On Trust

  • Linda R. Weber
  • Allison I. Carter
Part of the Clinical Sociology book series (CSRP)


Trust makes social life possible. With this research, we join the growing numbers of sociologists interested in the study of trust (see Sztompka, 1999; Cook, 2001 for up-to-date overviews of the field). As a decidedly social phenomenon, trust emerges from and maintains itself within the interactions of everyday people, interactions supported by and made possible by social structural forces. Emphasis on the interactional emergence of trust differentiates this research from others within the field of sociology. Our inherently interactionally constructivist focus complements a second interest, that of a practical sociology. The production of a sound theoretically and empirically based practice of trust is the goal for this book, for knowledge requires usefulness. Finally, our focus on the friendship and/or love relationship makes it amenable to the study of interpersonal trust. This chapter presents a working definition of trust, a rationale for our research’s focus on love and friendship relationships, a theoretical foundation for the creation of an interactional sociology of trust, and the methodological basis for this study.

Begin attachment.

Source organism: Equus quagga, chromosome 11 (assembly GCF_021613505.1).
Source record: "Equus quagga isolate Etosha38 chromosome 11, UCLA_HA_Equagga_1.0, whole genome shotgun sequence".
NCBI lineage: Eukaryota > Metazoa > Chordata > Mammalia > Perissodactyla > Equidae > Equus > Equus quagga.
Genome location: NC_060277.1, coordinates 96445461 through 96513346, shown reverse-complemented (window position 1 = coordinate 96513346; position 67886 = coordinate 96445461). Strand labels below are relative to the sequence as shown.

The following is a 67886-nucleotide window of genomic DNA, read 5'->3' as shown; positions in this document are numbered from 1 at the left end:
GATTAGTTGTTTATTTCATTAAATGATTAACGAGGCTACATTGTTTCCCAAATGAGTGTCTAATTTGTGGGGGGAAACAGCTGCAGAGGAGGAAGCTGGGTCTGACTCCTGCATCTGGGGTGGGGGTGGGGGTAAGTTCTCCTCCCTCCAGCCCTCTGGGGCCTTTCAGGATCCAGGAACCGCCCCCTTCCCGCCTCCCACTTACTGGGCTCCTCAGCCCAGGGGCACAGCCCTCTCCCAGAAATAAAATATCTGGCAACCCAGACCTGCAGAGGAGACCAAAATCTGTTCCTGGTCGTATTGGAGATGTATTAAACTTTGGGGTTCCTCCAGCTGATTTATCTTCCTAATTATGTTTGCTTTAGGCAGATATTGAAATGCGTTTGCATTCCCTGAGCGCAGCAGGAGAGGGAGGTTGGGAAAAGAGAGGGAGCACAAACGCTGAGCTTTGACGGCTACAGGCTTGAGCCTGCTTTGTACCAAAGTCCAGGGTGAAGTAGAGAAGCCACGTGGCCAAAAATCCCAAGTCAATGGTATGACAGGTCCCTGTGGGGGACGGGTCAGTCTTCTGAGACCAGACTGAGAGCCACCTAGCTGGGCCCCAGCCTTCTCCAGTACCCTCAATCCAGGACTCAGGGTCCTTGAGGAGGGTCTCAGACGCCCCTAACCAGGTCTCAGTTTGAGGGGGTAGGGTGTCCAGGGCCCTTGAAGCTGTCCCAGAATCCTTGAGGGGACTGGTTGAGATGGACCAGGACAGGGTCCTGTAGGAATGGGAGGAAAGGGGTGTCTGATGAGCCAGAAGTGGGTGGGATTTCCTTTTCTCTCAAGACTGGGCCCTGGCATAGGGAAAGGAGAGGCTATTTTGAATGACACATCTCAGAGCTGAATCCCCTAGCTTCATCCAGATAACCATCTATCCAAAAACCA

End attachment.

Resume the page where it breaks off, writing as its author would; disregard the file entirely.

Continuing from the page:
Interpersonal Trust Love Relationship Secret Society Trust Research Inductive Knowledge 
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Copyright information

© Springer Science+Business Media New York 2003

Authors and Affiliations

  • Linda R. Weber
    • 1
  • Allison I. Carter
    • 2
  1. 1.Institute of Technology at Utica/RomeState University of New YorkUticaUSA
  2. 2.Rowan UniversityGlassboroUSA

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